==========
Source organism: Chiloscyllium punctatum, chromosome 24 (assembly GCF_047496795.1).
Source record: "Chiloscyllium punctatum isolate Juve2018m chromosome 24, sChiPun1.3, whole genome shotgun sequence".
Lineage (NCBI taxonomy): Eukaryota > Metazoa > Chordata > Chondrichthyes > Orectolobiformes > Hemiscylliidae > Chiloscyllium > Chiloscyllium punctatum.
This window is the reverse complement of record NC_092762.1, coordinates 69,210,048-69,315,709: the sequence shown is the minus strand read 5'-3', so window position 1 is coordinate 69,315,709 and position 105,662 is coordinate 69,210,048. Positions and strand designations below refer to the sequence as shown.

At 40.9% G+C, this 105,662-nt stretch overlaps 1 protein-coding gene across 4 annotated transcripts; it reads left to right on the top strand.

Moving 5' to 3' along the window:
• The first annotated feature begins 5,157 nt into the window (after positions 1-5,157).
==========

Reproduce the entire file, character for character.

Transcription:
Source organism: Chiloscyllium punctatum, chromosome 24 (assembly GCF_047496795.1).
Source record: "Chiloscyllium punctatum isolate Juve2018m chromosome 24, sChiPun1.3, whole genome shotgun sequence".
Lineage (NCBI taxonomy): Eukaryota > Metazoa > Chordata > Chondrichthyes > Orectolobiformes > Hemiscylliidae > Chiloscyllium > Chiloscyllium punctatum.
This window is the reverse complement of record NC_092762.1, coordinates 69,210,048-69,315,709: the sequence shown is the minus strand read 5'-3', so window position 1 is coordinate 69,315,709 and position 105,662 is coordinate 69,210,048. Positions and strand designations below refer to the sequence as shown.

At 40.9% G+C, this 105,662-nt stretch overlaps 1 protein-coding gene across 4 annotated transcripts; it reads left to right on the top strand.

Moving 5' to 3' along the window:
• The first annotated feature begins 5,157 nt into the window (after positions 1-5,157).